Saturday, April 30, 2011

The Property Chute

It has been popular here in Ireland to explain the economic crisis by scapegoating a few individual actors - bankers, builders and politicians - and excusing the public. This attitude neglects the mad choices a great many individuals made during the boom to sink into debt and buy houses they could not afford. I wrote before that a conformist pro-housing zeitgeist in 2000s Ireland helped to inflate the bubble as ordinary people rushed to get on the 'property ladder'.

Dan Gardner's Risk: The Science and Politics of Fear references this conformist psychology to explain events in the US during the same period. He describes a study by economists Robert Shiller and Karl Case who asked housebuyers in San Francisco, 2005, whether they thought their new houses would rise in value, and if so, by how much?

The homebuyers surveyed by Shiller and Case not only expected home values to continue rising, they expected them to soar: The average expected increase was 14 per cent a year for a decade. 'About a third of respondents reported truly extravagant expectations,' Shiller recounts in his book The Subprime Solution. Some actually anticipated increases of over 50 per cent a year.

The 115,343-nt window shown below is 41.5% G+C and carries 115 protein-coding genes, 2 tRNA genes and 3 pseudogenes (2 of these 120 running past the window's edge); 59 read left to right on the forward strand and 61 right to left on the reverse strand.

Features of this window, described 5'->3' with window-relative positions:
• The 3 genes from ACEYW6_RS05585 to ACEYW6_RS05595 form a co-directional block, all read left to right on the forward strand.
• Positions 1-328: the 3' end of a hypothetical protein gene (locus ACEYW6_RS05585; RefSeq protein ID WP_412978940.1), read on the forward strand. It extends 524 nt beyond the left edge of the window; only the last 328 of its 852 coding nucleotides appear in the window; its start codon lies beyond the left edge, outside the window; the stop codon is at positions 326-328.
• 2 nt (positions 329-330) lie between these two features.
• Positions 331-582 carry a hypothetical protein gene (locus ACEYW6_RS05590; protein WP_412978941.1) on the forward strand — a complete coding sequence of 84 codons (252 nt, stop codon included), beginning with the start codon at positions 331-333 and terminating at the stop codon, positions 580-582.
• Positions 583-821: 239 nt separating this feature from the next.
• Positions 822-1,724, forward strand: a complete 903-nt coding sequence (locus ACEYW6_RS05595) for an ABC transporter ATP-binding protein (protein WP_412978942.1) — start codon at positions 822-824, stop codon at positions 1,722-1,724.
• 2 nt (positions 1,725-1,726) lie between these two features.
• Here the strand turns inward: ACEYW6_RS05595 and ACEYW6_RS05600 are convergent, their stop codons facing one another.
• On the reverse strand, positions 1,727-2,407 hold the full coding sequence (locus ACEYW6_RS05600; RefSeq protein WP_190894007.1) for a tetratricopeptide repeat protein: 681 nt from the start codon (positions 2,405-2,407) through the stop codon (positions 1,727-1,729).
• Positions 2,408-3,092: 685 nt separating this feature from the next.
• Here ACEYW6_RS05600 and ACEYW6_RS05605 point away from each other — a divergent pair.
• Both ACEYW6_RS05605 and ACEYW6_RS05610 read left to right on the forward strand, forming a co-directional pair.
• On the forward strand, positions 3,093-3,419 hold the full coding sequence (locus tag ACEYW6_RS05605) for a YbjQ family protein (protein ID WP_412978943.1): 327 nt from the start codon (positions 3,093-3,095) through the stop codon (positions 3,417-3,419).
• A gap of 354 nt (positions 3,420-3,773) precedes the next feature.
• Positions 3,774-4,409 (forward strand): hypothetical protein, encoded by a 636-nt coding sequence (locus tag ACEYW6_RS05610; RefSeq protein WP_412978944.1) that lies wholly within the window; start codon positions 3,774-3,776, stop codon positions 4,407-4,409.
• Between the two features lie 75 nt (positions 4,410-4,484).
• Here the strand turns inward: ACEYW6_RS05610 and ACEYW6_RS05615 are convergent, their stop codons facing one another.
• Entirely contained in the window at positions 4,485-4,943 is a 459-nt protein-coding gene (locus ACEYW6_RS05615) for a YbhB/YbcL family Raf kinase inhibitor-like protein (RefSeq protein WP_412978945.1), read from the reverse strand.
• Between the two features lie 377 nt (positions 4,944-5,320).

Of course the construction sector was actually a bubble about to pop, and the value of those homes collapsed over the following years. The property ladder was a chute.

Gardner argues that there could be psychological explanations for the whole experience, explanations that help explain the wider madness of house-buying crowds instead of scapegoating a few elite figures. In particular, he says that people were observing signals coming from others during the boom years, which reinforced a misplaced optimism in the profitibality of property: 'informational cascade': the fact that many people believe something convinces more people of that thing, which settles it for still more people, and so on.

Now add the pernicious influence of confirmation bias. Then add news media reporting that not only failed to expose mistaken beliefs but accepted, repeated, and amplified them.

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